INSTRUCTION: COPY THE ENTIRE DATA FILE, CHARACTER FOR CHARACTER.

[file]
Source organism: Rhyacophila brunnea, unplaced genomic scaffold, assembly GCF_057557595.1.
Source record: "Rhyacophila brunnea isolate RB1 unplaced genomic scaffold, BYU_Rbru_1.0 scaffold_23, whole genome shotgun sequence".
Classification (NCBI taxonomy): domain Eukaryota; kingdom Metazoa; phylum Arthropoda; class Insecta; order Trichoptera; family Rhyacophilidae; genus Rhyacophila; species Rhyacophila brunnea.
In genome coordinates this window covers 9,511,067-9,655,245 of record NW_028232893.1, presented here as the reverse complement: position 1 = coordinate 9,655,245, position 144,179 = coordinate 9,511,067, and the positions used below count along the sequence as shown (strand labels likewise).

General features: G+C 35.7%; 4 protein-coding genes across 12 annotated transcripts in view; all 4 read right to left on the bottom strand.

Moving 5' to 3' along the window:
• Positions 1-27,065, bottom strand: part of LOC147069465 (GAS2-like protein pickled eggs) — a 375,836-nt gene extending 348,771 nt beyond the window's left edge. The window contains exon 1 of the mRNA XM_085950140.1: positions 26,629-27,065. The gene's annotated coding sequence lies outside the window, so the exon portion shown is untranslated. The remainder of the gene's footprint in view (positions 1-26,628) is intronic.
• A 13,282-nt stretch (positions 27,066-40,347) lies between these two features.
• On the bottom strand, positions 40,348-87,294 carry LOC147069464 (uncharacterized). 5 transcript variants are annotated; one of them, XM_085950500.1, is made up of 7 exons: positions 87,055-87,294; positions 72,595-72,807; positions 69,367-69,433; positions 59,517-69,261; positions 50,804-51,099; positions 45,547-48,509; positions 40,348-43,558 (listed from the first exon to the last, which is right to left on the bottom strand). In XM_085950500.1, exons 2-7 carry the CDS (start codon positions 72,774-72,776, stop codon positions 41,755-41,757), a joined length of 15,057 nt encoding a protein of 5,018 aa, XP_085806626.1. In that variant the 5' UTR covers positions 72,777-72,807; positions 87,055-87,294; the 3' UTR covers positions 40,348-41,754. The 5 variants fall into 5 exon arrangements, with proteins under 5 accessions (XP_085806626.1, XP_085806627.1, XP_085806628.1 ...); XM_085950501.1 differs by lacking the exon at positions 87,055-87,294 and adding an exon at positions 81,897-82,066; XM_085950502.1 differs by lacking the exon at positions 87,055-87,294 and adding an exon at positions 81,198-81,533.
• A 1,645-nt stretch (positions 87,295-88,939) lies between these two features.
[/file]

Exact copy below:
Source organism: Rhyacophila brunnea, unplaced genomic scaffold, assembly GCF_057557595.1.
Source record: "Rhyacophila brunnea isolate RB1 unplaced genomic scaffold, BYU_Rbru_1.0 scaffold_23, whole genome shotgun sequence".
Classification (NCBI taxonomy): domain Eukaryota; kingdom Metazoa; phylum Arthropoda; class Insecta; order Trichoptera; family Rhyacophilidae; genus Rhyacophila; species Rhyacophila brunnea.
In genome coordinates this window covers 9,511,067-9,655,245 of record NW_028232893.1, presented here as the reverse complement: position 1 = coordinate 9,655,245, position 144,179 = coordinate 9,511,067, and the positions used below count along the sequence as shown (strand labels likewise).

General features: G+C 35.7%; 4 protein-coding genes across 12 annotated transcripts in view; all 4 read right to left on the bottom strand.

Moving 5' to 3' along the window:
• Positions 1-27,065, bottom strand: part of LOC147069465 (GAS2-like protein pickled eggs) — a 375,836-nt gene extending 348,771 nt beyond the window's left edge. The window contains exon 1 of the mRNA XM_085950140.1: positions 26,629-27,065. The gene's annotated coding sequence lies outside the window, so the exon portion shown is untranslated. The remainder of the gene's footprint in view (positions 1-26,628) is intronic.
• A 13,282-nt stretch (positions 27,066-40,347) lies between these two features.
• On the bottom strand, positions 40,348-87,294 carry LOC147069464 (uncharacterized). 5 transcript variants are annotated; one of them, XM_085950500.1, is made up of 7 exons: positions 87,055-87,294; positions 72,595-72,807; positions 69,367-69,433; positions 59,517-69,261; positions 50,804-51,099; positions 45,547-48,509; positions 40,348-43,558 (listed from the first exon to the last, which is right to left on the bottom strand). In XM_085950500.1, exons 2-7 carry the CDS (start codon positions 72,774-72,776, stop codon positions 41,755-41,757), a joined length of 15,057 nt encoding a protein of 5,018 aa, XP_085806626.1. In that variant the 5' UTR covers positions 72,777-72,807; positions 87,055-87,294; the 3' UTR covers positions 40,348-41,754. The 5 variants fall into 5 exon arrangements, with proteins under 5 accessions (XP_085806626.1, XP_085806627.1, XP_085806628.1 ...); XM_085950501.1 differs by lacking the exon at positions 87,055-87,294 and adding an exon at positions 81,897-82,066; XM_085950502.1 differs by lacking the exon at positions 87,055-87,294 and adding an exon at positions 81,198-81,533.
• A 1,645-nt stretch (positions 87,295-88,939) lies between these two features.